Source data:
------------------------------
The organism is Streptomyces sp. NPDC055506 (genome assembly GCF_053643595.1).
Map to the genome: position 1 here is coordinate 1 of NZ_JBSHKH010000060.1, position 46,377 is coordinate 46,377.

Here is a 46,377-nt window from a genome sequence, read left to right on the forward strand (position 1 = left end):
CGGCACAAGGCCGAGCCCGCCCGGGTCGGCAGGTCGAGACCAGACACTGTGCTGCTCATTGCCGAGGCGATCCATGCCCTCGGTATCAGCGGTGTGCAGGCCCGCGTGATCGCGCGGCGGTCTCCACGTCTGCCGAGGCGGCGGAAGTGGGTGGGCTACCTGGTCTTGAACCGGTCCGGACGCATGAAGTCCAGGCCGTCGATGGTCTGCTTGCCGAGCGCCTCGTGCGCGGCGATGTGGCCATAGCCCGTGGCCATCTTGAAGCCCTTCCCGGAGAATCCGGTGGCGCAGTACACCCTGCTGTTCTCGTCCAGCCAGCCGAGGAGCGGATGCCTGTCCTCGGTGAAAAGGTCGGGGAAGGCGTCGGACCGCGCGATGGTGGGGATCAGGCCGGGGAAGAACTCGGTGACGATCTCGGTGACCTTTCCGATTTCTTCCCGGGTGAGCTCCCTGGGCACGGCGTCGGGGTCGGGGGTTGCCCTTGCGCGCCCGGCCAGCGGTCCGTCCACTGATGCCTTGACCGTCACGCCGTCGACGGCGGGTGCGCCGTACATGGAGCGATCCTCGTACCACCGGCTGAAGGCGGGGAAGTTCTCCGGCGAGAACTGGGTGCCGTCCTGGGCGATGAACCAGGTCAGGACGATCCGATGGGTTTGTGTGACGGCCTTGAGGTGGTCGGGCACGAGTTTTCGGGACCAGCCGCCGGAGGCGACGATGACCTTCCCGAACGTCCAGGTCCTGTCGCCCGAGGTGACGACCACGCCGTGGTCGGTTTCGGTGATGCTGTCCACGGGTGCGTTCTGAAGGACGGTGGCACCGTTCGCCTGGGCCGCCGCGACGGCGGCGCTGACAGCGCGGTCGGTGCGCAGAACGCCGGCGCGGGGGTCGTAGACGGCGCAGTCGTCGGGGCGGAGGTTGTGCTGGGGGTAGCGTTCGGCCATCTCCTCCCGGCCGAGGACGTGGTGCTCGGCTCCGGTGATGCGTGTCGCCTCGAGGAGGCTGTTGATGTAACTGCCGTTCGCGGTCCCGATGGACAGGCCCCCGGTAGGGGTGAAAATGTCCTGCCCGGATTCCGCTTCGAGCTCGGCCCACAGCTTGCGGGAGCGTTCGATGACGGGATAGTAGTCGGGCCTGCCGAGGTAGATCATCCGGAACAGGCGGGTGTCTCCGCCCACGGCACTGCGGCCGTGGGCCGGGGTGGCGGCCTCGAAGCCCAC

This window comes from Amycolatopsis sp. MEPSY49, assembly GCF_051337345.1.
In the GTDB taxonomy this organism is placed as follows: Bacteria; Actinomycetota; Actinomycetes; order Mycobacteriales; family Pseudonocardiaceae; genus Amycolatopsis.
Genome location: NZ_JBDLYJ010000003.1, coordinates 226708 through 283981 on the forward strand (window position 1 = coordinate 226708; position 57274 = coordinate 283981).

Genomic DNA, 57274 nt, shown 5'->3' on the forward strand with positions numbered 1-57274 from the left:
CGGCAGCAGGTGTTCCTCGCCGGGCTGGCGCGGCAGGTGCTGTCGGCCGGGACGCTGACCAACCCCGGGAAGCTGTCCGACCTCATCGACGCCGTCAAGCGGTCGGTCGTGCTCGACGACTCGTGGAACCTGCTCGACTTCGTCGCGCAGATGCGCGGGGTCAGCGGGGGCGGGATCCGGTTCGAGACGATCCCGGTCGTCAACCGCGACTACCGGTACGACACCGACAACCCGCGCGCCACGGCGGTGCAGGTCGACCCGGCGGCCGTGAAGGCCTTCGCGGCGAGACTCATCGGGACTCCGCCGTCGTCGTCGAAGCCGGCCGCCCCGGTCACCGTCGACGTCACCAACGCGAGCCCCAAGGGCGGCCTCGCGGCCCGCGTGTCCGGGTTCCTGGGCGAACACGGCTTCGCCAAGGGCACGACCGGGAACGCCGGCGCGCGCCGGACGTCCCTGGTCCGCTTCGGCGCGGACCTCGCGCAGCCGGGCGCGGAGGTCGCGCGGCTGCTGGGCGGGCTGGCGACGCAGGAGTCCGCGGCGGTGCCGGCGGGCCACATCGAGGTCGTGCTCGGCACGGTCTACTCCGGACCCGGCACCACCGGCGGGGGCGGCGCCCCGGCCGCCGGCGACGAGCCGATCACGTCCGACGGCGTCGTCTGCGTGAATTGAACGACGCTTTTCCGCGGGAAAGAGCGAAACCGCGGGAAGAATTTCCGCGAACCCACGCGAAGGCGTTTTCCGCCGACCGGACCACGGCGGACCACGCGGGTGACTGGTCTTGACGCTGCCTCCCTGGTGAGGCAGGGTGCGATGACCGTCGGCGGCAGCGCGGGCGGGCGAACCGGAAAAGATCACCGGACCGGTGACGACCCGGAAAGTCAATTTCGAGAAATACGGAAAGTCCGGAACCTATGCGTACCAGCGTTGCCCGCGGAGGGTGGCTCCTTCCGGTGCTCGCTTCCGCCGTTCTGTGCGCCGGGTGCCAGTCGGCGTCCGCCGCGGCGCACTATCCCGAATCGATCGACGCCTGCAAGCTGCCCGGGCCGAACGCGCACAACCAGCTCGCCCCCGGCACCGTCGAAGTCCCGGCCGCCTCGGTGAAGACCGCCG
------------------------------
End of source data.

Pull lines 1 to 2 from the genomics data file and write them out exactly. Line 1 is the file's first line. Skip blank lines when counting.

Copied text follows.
The organism is Streptomyces sp. NPDC055506 (genome assembly GCF_053643595.1).
Map to the genome: position 1 here is coordinate 1 of NZ_JBSHKH010000060.1, position 46,377 is coordinate 46,377.